Continuing on my theme from the previous post, the second talk I listened to was by Jill Wetzler, Director of Engineering at Lyft. She gave at talk at the LeadDev conference on Tips for Developing Diverse teams.
How do we earn trust as a leader? The answer is safety, feedback and advocacy.
- We need to feel safe at work so we are able to do our best work.
- If we don’t feel safe, especially for underrepresented people in tech, we will leave the company or leave tech
- As a leader, be authentic and offer personal stories about your life outside of work. Jill mentions how she has a shrine to Beyoncé on her desk, as well as pictures of her dog.
- Being authentic means that it’s easier to talk when things get hard
- Cultural awareness is part of your job. Read up on cultural issues that might impact your employees on your own time, don’t expect them to educate you.
- Diversity your networks, whether it be hanging out with people who don’t work in tech, or diversifying who you follow on twitter.
- She mentioned how difficult can be for people to deal with the news and how it will impact them at work i.e. police murder of unarmed civilians and worrying about their family members in their communities. Referenced Lara Hogan’s Managing in Terrible Times (Support in 1x1s section) about how to ask employees if they need support.
- What happens when safety is violated? Apologize and say you’re sorry. Do the reading so it doesn’t understand again. Allows the person who suffered harm to determine response. Prioritize the safety of the person harmed, believe them.
- Women are 20% less likely to be given constructive feedback. Why? Fear of human emotions. Jill mentions that she has had men and women cry when she has given feedback. If people cry, ask if they are okay. Do they need a minute? Giving feedback when it sucks is your job as a manager. It’s a disservice, especially to underrepresented people in tech to not give feedback.
- This chart describes how to give structured feedback. Before she gives feedback, she checks her biases, would she give the same feedback to person who looked different but had the same performance?
- How people advance. 70/20/10% rule
- This slide was really an “a-ha” moment for me. No matter how much you study or learn on your own, the most important things to advance to more meaningful work are stretch assignments and sponsorship. It you don’t have someone advocating for you to do more challenging work, you won’t have that opportunity no matter how much work you do on your own.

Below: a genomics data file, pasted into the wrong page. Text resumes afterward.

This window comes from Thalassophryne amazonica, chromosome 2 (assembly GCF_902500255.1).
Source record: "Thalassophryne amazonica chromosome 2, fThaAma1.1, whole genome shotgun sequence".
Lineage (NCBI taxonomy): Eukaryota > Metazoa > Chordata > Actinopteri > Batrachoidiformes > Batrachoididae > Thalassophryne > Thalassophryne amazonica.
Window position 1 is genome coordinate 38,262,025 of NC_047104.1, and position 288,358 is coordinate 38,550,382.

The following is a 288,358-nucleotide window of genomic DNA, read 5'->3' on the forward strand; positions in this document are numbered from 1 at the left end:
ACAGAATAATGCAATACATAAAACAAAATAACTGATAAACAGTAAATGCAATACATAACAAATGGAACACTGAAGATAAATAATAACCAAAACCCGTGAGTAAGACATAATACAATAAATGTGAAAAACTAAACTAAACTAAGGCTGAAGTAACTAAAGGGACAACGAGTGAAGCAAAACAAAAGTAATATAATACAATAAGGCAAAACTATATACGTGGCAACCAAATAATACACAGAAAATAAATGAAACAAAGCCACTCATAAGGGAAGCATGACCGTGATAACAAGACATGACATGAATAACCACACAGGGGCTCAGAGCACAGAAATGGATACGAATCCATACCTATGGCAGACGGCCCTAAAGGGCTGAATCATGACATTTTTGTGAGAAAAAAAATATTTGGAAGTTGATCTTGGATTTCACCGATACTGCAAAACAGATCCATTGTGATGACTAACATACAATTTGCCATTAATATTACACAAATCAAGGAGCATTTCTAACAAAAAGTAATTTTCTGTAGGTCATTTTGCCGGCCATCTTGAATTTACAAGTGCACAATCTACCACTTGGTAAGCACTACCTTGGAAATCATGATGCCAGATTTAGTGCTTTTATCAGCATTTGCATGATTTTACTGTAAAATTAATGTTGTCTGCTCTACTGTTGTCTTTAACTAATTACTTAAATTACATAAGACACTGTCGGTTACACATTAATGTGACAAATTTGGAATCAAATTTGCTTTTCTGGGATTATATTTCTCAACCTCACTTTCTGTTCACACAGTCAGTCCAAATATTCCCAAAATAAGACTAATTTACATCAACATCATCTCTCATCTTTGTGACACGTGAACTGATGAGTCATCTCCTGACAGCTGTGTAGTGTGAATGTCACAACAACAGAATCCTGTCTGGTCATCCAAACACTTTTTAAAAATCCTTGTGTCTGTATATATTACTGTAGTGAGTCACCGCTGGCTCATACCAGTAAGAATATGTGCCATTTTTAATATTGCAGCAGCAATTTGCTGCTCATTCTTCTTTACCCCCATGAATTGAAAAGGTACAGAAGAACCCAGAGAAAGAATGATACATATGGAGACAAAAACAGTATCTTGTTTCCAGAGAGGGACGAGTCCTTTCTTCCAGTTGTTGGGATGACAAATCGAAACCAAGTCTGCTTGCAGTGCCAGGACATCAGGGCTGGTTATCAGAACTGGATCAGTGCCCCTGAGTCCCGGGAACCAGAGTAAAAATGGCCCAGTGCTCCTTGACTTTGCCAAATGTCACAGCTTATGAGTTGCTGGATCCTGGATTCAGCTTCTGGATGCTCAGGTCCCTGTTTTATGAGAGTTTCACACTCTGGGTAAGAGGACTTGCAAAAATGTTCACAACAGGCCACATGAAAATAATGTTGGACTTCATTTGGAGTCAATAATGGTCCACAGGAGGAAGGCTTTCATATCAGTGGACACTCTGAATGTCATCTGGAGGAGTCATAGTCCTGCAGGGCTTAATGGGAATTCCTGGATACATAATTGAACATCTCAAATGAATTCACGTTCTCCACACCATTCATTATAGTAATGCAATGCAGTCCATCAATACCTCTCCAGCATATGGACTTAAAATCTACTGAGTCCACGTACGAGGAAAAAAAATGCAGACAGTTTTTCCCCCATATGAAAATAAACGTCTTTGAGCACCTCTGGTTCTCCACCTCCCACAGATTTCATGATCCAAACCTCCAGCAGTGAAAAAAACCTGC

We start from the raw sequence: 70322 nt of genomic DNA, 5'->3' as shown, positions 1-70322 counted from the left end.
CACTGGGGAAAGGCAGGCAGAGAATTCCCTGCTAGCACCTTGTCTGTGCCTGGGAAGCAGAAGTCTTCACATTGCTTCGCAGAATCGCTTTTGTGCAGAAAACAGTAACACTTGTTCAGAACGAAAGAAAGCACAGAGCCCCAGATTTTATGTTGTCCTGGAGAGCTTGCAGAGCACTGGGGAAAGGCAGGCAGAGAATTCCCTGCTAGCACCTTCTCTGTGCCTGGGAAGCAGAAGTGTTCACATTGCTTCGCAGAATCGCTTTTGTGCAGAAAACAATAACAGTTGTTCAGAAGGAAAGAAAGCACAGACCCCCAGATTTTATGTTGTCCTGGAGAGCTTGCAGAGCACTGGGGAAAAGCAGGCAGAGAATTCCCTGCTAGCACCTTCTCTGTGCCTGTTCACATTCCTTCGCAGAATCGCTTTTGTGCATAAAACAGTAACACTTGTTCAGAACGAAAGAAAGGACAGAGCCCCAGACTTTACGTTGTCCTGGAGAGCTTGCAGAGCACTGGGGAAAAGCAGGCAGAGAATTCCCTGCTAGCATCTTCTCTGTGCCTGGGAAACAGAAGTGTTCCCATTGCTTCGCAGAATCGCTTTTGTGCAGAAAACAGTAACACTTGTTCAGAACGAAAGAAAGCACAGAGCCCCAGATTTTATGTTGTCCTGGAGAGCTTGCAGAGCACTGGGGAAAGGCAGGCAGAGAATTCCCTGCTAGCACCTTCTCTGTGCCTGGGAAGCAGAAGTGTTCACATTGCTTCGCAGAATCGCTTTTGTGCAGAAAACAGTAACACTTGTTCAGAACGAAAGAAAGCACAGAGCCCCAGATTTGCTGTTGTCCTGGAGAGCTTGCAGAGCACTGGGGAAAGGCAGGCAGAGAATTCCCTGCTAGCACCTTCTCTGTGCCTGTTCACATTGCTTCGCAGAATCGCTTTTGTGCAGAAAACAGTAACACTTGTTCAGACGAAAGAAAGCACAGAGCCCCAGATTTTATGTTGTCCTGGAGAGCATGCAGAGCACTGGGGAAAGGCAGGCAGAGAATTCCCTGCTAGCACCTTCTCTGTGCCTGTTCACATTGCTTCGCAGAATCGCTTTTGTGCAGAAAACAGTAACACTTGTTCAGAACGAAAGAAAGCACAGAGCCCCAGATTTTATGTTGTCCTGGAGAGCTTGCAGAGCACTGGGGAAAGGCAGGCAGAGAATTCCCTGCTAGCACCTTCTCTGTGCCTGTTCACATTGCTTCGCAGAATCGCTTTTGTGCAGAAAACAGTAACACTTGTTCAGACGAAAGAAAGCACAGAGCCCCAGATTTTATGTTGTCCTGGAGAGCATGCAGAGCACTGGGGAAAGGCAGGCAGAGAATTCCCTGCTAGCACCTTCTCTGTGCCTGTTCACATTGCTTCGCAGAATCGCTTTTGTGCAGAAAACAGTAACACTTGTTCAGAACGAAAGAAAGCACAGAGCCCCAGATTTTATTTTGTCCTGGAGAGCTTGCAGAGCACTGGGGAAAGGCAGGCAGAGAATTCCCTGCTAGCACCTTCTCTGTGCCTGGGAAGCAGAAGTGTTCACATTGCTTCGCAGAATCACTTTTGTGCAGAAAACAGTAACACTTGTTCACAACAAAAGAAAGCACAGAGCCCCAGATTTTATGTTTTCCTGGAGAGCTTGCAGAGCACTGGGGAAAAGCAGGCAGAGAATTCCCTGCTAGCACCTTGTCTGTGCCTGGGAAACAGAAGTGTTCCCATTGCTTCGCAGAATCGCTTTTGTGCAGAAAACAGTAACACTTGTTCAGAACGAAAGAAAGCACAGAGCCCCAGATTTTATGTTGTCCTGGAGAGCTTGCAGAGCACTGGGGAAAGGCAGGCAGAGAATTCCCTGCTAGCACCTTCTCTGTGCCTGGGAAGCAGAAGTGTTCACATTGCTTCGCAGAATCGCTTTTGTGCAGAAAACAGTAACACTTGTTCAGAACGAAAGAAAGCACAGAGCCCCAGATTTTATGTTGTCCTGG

- You need sponsors to level you up. As a junior team member, you can level up interns, as a senior engineer your role is to level up juniors, and as a manager your job is to level everyone up.
- Sponsorship is advocating for people to have high profile assignments
- Men are 45% more likely to be sponsored because of pattern matching, people pick people who look like them.
- How Jill provides sponsorship
- Volunteer under-indexed people for new roles or projects
- Proactively share their interests with influential people at her level or above
- Publicly endorse protégés for the work they are good at
- Hold senior team members accountable for sponsoring others
- Sponsor people are who aren’t like you
I counted the number of managers I’ve had in my tech career, at five different companies. The answer is 20. This number is a bit skewed by the first company I worked at which considered reorgs an Olympic sport. Some managers have been good, some have been great, some have … needed leadership development.
My observation is that the best managers are genuinely interested in your work and growth. They actively seek projects for that will help you reach your career goals. They provide you with constructive and actionable feedback so you can become better. I’ve had managers at previous employers that only checked in with me at performance review time with a “Great job Kim, keep it up.” When I would ask what I could do better, or if there were opportunities for a new role they wouldn’t have an answer.
In some cases, a manager may not be able to offer you new opportunities because the company may not be growing, or the scope of the team may being reduced to to budget constraints or a shift in product focus. Ultimately, if a person is seeking work with more impact and that opportunity isn’t there, it’s time to move to a new group or a new company.
Harvard Business Review: Study: Women Get Fewer Game-Changing Leadership Roles
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